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  • Meredith Spryszak

Urban Beavers Attract Attention

If you’ve visited the Seine River recently, you may have noticed some impressive handiwork courtesy of Canada’s favorite furry engineer — the beaver! A beaver dam has been built a few bends south of Léo-Rémillard school, with a beaver lodge lying just south of the dam on the east bank.

Beavers build dams when it is necessary for their survival. When water levels in rivers are too low to meet the needs of beavers, dams raise upstream water to higher levels. This deeper water provides better protection from predators. Also, since deeper water is less likely to freeze to the bottom when temperatures drop, dams ensure that beavers can swim from their lodges to their underwater food supplies during the winter.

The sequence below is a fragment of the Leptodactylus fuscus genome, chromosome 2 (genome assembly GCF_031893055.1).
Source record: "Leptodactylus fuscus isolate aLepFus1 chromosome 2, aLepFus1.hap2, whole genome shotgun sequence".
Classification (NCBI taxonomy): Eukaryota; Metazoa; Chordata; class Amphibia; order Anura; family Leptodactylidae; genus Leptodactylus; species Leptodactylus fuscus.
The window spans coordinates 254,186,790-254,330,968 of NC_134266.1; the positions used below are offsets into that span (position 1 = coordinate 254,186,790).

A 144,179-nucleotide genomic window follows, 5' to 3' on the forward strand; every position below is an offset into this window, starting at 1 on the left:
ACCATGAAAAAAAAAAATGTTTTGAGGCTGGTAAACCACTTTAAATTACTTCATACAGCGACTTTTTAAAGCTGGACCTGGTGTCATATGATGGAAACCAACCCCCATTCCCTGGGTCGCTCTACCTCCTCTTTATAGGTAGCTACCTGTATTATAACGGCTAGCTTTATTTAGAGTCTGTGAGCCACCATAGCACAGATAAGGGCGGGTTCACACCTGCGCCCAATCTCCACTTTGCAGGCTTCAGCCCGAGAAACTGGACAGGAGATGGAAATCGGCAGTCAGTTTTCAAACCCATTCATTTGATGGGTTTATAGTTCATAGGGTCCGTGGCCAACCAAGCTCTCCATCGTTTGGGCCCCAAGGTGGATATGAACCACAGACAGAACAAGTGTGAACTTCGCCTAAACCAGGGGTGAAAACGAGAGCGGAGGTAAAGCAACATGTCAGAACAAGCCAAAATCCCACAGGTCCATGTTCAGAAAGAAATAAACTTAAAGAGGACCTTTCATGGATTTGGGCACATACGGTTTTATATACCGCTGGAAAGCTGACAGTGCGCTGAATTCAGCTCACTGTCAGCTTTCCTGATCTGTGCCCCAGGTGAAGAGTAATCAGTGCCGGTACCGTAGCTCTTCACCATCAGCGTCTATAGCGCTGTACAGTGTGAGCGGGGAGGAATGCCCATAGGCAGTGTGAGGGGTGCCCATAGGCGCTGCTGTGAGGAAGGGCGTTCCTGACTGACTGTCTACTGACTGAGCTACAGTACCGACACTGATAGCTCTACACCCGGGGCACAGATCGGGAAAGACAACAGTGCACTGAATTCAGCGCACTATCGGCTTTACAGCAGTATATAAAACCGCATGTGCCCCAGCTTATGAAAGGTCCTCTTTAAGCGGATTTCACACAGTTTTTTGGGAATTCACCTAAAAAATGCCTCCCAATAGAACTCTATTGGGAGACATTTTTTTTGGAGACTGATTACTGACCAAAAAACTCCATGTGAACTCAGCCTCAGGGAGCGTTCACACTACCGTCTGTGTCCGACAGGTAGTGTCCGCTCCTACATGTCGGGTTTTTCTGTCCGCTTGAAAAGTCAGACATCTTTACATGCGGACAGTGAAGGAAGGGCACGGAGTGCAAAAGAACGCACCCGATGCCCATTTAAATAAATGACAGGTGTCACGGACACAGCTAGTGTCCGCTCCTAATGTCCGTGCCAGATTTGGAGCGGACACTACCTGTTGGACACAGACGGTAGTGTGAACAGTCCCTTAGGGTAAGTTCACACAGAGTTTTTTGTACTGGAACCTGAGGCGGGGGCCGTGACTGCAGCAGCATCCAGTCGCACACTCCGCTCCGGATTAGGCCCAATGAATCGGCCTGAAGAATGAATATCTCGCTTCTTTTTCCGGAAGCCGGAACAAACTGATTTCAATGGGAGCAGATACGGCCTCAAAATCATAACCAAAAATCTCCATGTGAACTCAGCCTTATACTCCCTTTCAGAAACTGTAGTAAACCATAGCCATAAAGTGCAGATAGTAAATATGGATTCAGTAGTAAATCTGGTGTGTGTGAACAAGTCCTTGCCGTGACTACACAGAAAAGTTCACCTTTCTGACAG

Beavers are not the only beneficiaries of their hard work. The wetlands that beavers create support a variety of resident wildlife, and many migratory birds rely on these wetlands for nesting and feeding. The deeper water created by dams can often support year-round fish populations for mammals and birds to feed upon. As such, humans can thank beavers for increasing wildlife viewing opportunities! Dams also act as filtration systems by trapping sediment, which improves downstream water quality. After beavers abandon an area, the sediment left behind can improve soil fertility.

While beaver dams are critical to beaver survival and benefit the surrounding ecosystem, they are sometimes seen as a nuisance by kayakers and canoeists who experience a disruption in their route. If you encounter a beaver dam on the river and wish to continue onward, it is best to portage around the dam in order to avoid damaging the dam or your boat. We encourage you to report any beaver dam sightings (or anything else of interest!) using this website’s contact form.



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